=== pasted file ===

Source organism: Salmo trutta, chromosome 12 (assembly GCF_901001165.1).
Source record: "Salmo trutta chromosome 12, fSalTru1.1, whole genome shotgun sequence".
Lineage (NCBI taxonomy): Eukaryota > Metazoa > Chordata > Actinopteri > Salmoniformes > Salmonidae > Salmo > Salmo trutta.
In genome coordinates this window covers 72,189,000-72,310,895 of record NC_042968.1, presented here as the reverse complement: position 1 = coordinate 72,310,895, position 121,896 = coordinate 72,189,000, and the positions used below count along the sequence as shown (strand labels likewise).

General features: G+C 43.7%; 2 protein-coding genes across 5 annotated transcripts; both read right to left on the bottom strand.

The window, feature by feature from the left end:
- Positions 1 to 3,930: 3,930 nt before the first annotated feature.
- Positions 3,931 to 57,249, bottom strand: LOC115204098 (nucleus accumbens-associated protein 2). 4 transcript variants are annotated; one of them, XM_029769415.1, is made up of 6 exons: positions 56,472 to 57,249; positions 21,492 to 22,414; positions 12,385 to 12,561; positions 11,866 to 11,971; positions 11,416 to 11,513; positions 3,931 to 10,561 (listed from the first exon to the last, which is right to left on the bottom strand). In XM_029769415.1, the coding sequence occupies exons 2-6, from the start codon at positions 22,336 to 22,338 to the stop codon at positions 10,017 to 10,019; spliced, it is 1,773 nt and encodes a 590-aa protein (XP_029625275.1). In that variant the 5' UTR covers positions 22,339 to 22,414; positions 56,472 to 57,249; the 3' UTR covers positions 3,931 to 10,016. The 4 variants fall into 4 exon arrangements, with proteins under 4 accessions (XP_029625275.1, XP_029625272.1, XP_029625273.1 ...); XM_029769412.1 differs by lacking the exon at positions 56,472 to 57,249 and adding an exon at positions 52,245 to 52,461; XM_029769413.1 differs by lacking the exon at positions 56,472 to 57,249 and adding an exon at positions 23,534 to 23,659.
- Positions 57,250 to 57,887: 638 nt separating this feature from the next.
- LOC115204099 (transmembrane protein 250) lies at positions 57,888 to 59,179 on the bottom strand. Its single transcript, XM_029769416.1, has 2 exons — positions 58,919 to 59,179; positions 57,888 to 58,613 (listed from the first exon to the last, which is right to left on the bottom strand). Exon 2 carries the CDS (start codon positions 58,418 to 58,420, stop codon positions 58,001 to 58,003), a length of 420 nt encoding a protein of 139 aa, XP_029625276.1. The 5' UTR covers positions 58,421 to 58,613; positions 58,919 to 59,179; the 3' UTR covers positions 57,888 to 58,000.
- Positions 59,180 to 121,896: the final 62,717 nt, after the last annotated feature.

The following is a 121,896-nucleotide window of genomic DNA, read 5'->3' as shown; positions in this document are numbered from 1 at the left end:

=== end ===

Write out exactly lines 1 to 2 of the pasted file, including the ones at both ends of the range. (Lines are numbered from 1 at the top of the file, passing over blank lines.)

Source organism: Salmo trutta, chromosome 12 (assembly GCF_901001165.1).
Source record: "Salmo trutta chromosome 12, fSalTru1.1, whole genome shotgun sequence".